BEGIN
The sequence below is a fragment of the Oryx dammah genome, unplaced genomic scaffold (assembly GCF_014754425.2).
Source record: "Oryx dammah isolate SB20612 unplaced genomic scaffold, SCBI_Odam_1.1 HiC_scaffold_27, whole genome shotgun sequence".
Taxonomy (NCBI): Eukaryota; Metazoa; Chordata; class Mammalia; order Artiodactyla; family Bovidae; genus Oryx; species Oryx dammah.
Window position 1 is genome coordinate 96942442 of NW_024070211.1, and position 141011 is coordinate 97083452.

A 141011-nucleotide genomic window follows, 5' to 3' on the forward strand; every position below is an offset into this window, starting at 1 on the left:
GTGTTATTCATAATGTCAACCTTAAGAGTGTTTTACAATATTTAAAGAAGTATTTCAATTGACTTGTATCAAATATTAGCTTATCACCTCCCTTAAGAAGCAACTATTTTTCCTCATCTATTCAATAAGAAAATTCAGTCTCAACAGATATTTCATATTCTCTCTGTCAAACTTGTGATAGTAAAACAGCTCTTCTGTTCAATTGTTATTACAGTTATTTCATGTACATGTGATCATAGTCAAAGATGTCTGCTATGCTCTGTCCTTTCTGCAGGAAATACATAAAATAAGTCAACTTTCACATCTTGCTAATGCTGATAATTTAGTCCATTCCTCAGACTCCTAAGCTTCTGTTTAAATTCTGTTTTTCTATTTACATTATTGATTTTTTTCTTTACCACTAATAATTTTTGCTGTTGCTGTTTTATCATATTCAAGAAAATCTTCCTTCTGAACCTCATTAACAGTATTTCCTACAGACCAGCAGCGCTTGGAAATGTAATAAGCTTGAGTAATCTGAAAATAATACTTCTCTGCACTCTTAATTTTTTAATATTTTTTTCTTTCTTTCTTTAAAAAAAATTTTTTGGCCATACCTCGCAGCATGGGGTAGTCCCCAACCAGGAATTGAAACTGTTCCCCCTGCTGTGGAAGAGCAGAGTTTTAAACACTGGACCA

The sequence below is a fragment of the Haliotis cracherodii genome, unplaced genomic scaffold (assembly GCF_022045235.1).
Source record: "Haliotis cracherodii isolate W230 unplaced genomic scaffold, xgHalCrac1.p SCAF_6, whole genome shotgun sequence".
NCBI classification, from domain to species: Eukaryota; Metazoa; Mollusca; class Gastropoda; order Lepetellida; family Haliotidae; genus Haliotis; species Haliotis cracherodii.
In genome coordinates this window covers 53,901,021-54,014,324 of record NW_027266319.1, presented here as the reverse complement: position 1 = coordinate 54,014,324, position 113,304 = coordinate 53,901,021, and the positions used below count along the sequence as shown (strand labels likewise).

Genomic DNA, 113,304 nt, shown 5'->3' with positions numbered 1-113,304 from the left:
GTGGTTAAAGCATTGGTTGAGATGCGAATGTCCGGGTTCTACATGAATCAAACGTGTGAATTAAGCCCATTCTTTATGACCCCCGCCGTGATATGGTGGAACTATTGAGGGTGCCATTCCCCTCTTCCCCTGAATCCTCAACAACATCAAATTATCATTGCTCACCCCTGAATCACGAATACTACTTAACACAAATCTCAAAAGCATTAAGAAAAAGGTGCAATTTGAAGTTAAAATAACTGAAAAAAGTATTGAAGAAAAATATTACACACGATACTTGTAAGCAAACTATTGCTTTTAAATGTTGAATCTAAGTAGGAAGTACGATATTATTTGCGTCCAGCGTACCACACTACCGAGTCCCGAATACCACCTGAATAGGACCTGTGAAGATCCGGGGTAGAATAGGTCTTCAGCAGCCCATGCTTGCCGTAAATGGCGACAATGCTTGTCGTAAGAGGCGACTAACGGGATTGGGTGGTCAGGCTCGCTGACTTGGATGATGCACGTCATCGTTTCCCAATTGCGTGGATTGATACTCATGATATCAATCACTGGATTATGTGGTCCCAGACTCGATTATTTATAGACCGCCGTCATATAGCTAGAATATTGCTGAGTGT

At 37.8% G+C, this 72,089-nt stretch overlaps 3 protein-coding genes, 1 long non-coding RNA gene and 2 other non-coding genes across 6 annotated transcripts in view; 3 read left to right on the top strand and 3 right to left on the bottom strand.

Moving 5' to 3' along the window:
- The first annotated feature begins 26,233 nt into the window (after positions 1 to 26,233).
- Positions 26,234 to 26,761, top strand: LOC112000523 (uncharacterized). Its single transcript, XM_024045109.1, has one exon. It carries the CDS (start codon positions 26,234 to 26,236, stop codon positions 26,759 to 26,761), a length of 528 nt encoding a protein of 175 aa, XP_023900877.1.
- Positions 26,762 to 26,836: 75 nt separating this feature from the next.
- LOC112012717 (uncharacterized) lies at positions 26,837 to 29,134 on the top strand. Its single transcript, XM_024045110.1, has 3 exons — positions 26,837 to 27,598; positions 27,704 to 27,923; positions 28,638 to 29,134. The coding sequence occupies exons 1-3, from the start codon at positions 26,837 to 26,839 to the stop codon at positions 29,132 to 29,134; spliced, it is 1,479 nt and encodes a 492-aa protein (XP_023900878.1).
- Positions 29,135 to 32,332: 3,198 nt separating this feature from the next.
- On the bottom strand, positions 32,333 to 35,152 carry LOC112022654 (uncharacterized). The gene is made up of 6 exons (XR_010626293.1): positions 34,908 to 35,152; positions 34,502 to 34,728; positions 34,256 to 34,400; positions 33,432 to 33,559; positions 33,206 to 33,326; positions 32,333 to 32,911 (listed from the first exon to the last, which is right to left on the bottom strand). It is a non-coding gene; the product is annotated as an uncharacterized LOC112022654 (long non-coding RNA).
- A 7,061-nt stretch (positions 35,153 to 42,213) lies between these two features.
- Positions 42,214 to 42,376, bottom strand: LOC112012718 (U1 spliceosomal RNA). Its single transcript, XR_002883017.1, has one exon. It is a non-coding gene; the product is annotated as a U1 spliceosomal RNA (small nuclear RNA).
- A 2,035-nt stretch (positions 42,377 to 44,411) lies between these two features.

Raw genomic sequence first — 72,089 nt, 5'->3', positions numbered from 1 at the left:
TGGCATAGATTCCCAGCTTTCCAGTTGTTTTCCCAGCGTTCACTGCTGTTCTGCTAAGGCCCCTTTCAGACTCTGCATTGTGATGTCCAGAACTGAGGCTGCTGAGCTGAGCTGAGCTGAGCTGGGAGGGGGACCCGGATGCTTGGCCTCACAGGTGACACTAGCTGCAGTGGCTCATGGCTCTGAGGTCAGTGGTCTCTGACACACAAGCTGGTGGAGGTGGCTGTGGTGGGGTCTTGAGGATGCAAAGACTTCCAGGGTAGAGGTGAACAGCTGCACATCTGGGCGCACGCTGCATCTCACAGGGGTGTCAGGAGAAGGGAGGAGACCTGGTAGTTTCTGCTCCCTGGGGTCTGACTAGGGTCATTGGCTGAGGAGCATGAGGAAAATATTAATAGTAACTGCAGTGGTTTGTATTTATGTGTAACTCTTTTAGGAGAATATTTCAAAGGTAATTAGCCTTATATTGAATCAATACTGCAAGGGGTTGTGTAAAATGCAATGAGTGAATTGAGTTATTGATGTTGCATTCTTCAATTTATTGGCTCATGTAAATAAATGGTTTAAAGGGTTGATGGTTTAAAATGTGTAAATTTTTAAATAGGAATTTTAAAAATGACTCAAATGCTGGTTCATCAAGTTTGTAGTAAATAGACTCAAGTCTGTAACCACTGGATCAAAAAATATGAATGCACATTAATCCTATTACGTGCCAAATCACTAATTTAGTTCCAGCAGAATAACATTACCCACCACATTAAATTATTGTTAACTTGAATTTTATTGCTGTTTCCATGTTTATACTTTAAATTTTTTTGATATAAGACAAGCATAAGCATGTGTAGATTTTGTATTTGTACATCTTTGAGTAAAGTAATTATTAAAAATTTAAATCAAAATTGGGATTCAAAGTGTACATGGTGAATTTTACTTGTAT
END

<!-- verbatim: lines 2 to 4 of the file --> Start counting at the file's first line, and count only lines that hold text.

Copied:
Source record: "Oryx dammah isolate SB20612 unplaced genomic scaffold, SCBI_Odam_1.1 HiC_scaffold_27, whole genome shotgun sequence".
Taxonomy (NCBI): Eukaryota; Metazoa; Chordata; class Mammalia; order Artiodactyla; family Bovidae; genus Oryx; species Oryx dammah.
Window position 1 is genome coordinate 96942442 of NW_024070211.1, and position 141011 is coordinate 97083452.